Prime Minister Benjamin Netanyahu and other government leaders joined Israel’s Ethiopian Jewish community on Thursday for a ceremony commemorating the thousands who died trying to reach the Jewish homeland.
The gathering paying tribute to the 4,000 members of Beta Israel who died on the arduous journey took place at the official memorial site at the National Civil Cemetery of the State of Israel on Mount Herzl in Jerusalem.
Most died of malnutrition and disease between 1979 and 1990 while traveling by foot from Ethiopia to transit camps in neighboring Sudan.
Addressing the ceremony, Netanyahu said, “One of the expatriates from Ethiopia says, I quote: ‘In our parents’ house we “ate” Jerusalem, “drank” Jerusalem, slept and woke up with Jerusalem, and when a daughter was born in the family we called her “Jerusalem,” despite the bullying of the foreign environment.’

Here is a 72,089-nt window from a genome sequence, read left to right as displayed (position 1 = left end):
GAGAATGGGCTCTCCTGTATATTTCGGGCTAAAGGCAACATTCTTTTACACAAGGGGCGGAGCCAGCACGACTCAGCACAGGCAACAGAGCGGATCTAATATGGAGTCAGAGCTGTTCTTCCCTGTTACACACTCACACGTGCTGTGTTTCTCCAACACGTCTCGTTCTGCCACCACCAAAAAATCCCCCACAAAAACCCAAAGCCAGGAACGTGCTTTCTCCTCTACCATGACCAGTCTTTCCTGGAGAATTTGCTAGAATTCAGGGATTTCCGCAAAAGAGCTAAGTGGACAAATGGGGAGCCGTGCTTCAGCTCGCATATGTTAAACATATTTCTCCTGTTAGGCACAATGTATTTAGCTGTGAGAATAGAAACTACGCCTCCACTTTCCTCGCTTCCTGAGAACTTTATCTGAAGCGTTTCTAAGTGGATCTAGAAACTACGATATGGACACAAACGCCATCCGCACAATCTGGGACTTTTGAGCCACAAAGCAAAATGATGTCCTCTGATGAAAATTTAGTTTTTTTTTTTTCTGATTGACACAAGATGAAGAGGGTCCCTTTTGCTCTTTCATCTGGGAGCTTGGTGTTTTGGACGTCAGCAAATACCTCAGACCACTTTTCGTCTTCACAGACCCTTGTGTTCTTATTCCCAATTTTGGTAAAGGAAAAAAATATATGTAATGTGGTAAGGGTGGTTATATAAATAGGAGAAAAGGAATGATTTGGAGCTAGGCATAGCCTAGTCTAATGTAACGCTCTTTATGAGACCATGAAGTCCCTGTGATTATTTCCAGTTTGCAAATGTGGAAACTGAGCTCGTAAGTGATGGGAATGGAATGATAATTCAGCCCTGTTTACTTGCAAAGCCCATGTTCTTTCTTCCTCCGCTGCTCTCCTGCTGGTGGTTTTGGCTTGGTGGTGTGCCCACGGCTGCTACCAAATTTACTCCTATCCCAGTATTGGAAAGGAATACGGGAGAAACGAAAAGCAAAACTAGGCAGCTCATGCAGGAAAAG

“A large part of life there, in the heart of Africa, revolves around Jerusalem—in thoughts, imaginations, prayers. So it was from generation to generation,” the prime minister said.
He praised changes in the educational curriculum expanding on the story of the Ethiopian exodus, and promised to boost housing, employment, education and health assistance.
Netanyahu was referring to a protest outside his office on Sunday by Ethiopian Israelis demanding more funding for their community.
President Isaac Herzog also addressed the gathering.
Some 90,000 Ethiopian Jews came to Israel in a series of airlifts dating back to 1980.
However, those airlifts were bogged down by Israeli budget and bureaucratic issues, disagreements on whether certain Ethiopian Jewish communities could be recognized as Jews, civil wars and instability in both Ethiopia and Sudan, and more recently, by coronavirus travel restrictions.
Today, Ethiopian Israelis number around 160,000, almost 2% of the population.
Many of them were also partaking in Jerusalem Day on Thursday, celebrating the city’s reunification during the Six-Day War.